ADS: Gullberg et al. 2015
arXiv: Gullberg et al. 2015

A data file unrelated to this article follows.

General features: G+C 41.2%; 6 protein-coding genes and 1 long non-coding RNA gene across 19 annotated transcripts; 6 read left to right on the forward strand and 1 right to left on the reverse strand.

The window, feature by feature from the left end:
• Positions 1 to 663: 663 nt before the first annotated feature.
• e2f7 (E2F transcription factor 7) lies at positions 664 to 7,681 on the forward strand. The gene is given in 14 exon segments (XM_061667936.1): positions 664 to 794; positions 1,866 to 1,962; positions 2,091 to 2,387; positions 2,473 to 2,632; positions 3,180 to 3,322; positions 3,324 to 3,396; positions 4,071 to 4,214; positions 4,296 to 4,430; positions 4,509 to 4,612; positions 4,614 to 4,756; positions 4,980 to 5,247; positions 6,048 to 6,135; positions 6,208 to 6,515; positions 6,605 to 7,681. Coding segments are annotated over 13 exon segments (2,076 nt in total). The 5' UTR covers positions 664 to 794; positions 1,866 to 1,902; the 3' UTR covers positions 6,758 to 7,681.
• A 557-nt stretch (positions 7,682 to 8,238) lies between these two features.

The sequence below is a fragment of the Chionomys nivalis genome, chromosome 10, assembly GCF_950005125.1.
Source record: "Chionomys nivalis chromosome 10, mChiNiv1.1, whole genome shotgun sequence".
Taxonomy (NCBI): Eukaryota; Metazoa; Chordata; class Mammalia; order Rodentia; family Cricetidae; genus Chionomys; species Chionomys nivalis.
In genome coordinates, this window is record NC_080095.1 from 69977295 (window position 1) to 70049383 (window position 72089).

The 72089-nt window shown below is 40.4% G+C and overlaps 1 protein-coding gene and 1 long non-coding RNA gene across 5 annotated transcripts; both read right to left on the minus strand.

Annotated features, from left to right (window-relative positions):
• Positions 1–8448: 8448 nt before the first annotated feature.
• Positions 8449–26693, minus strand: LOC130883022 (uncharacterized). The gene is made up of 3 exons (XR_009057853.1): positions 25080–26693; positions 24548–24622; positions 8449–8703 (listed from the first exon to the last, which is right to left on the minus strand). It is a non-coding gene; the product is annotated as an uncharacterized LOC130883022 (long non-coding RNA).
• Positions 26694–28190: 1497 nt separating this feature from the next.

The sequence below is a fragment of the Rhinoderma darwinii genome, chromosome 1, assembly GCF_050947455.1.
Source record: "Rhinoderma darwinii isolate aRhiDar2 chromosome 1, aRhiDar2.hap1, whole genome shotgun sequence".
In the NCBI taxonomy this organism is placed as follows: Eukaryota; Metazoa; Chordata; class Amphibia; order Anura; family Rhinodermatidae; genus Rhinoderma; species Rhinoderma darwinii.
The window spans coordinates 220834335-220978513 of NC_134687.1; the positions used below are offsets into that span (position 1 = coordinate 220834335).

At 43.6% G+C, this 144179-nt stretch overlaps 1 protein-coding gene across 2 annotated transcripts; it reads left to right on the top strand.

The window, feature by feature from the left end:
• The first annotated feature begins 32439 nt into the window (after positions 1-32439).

This paper presents part of our comprehensive follow-up of the SPT dusty galaxies. In this case, we were interested in looking at the emission from ionized carbon atoms, the [CII] fine structure transition at 158um. This line is usually the brightest one in dusty star-forming galaxies, and can make up over 1% of the entire luminosity of the galaxy. Since it’s so bright, there’s been a lot of interest in figuring out what, exactly, this line can tell you about what’s happening inside the galaxy. In this paper, we used [CII] observations of 20 SPT galaxies to try to answer this.We combined our [CII] observations with observations of low-excitation CO transitions, and determined that the combination of the two lines is best described by a medium in which the CO line is optically thick (i.e., opaque beyond the surface layer) and the [CII] line is moderately optically thick (you can think of it as being translucent, like sun through fog or frosted glass). This goes against the usual picture of [CII], which is that it’s optically thin (sort of like it’s transparent). But, this is perfectly okay, given what we know about the structure of gas clouds exposed to UV light from young, massive stars. Having optically thick [CII] could explain the “CII deficit”, where the [CII] line gets weaker as you look at brighter galaxies, since you only see [CII] light coming from the outer, surface layers of clouds.